What are your health options after a job loss?
The unemployed can go without health insurance or pay for it alone; others can join a government plan.
By Sabine Vollmer and Kirsten Valle
CharlotteObserver.com - 2 hours ago
With more layoffs looming as the economy continues to struggle, what are the rising number of unemployed without health insurance to do? Here are some options:
Ride it out and hope for the best. Community health centers provide medical care for the uninsured and charge based on income. Drugmakers provide free medications through the Partnership for Prescription Drug Assistance for eligible applicants. Details: www.pparx.org
Get coverage through a spouse's or domestic partner's employer. Under the law, unemployed workers who lose their employer-sponsored health insurance have 30 days to enroll in a plan offered by their spouse's or domestic partner's employer.
Continue coverage through COBRA. COBRA allows eligible workers to stay in the health plan they had at their former job. COBRA coverage is usually good for 18 months but can be expensive. Some people who became unemployed because their jobs went overseas can get help with their COBRA premiums through the health coverage tax credit.
Buy an individual health insurance policy. Blue Cross Blue Shield of North Carolina is the largest provider, but a number of insurers market individual policies in North Carolina. For a list go to Services for Consumers: Health Insurance Information
. Annual premiums in North Carolina average $3,080.
Insurer of last resort. The N.C. Health Insurance Risk Pool is available to those who lack insurance because they have health problems, have exhausted their COBRA benefits or lost their jobs to overseas competition. Details: Home
Nettie Shafer has a house, a car and about $1,000 left in savings. But the 59-year-old divorced bank teller risks losing it all if she doesn't find a job with health insurance benefits soon.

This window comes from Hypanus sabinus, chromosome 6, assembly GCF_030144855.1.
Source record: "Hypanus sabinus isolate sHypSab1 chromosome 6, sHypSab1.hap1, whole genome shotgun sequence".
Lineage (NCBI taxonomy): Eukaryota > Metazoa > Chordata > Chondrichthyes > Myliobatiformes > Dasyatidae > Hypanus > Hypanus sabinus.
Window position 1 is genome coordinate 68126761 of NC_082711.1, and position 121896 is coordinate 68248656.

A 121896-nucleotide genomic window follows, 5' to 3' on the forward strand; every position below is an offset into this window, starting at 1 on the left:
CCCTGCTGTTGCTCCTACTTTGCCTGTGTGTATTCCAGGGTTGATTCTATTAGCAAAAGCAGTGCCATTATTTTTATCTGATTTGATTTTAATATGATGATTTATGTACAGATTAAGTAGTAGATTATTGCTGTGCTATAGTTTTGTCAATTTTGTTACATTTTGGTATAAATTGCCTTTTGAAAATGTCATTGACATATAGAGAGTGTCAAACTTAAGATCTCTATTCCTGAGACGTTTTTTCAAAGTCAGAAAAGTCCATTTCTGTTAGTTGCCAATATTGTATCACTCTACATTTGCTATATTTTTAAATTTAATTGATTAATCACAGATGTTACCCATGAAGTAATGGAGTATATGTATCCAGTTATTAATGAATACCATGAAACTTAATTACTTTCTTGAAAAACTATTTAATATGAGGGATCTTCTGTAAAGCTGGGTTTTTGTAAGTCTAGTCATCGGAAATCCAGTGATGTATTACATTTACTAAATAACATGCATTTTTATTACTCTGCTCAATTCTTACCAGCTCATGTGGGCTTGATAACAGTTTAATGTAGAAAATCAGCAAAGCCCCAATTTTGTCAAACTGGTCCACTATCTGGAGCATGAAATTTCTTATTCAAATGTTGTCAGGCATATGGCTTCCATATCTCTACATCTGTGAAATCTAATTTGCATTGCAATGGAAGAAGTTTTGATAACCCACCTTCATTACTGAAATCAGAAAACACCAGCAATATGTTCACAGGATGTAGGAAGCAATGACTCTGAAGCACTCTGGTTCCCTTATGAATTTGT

Shafer, who lives in Raleigh, is on about a dozen medicines, seven of them to prevent a third heart attack.
Now, the insurance coverage she retained from her former job at Wachovia has run out â€“ and the backup she has available covers only a fraction of her medical costs.
â€śI'm still looking for a job, every day,â€ť Shafer said. â€śâ€¦ A survival job is all I need.â€ť
The recession has not only cost thousands of people their jobs, it has also cost them affordable health insurance.
People who had employer-sponsored health insurance are, when laid off, usually eligible for up to 18 months of continued coverage under COBRA, the federal law more formally known as the Consolidated Omnibus Budget Reconciliation Act.
But COBRA can be expensive.
Unemployed workers must pay the total premium. The monthly average is more than three times as expensive as what workers with employer-sponsored health insurance pay, according to data by the Kaiser Family Foundation and FamiliesUSA.
That can take a hefty chunk out of unemployment benefits. In North Carolina, the average COBRA premium for a family eats 82 percent of an unemployment check, according to data from FamiliesUSA, a consumer advocacy group. Many decide to take their chances and don't sign up for COBRA.
At the end of 2008, an estimated 175,000 North Carolinians were out of work and uninsured, according to the N.C. Institute of Medicine. Even though this includes people who lacked insurance before they became unemployed, the estimate represents a 75 percent increase since the end of 2007.
The fourth quarter was particularly brutal in boosting the state's growing number of unemployed who are at risk of becoming uninsured, said John Quinterno of the N.C. Budget and Tax Center.
â€śWe're starting to see significant losses in industries that are more likely to provide health insurance,â€ť he said.
Karen Haines, 53, of Charlotte lost her job in the transportation industry nine months ago and struggled with finding affordable health insurance. COBRA coverage was going to cost her $750 a month, so she checked around with other insurance providers, from AARP to AAA. Finally, she settled on a basic plan with Blue Cross Blue Shield that costs $180 a month.
It doesn't offer dental or vision coverage, which she had while employed, and the coverage is less comprehensive than the plan at her old job.
â€śIt's pretty scary,â€ť Haines said. â€śI always considered myself to be healthy, but I'm scared to death that something's going to happen that's going to cost me $5,000.â€ť
Besides private insurance and joining a spouse's plan, another option for unemployed workers or their family members is Medicaid. Enrollment in the health insurance program for the poor has begun to rise after years of declines. The $787 billion stimulus package that President Obama signed into law last month provides states with about $87 billion in additional funds for Medicaid.
The package also includes $24.7 billion in federal COBRA subsidies to help those who can afford to temporarily stay on their former employer's health insurance plan while they are looking for another job. The subsidies will pay 65 percent of the monthly payments for laid-off workers who are eligible.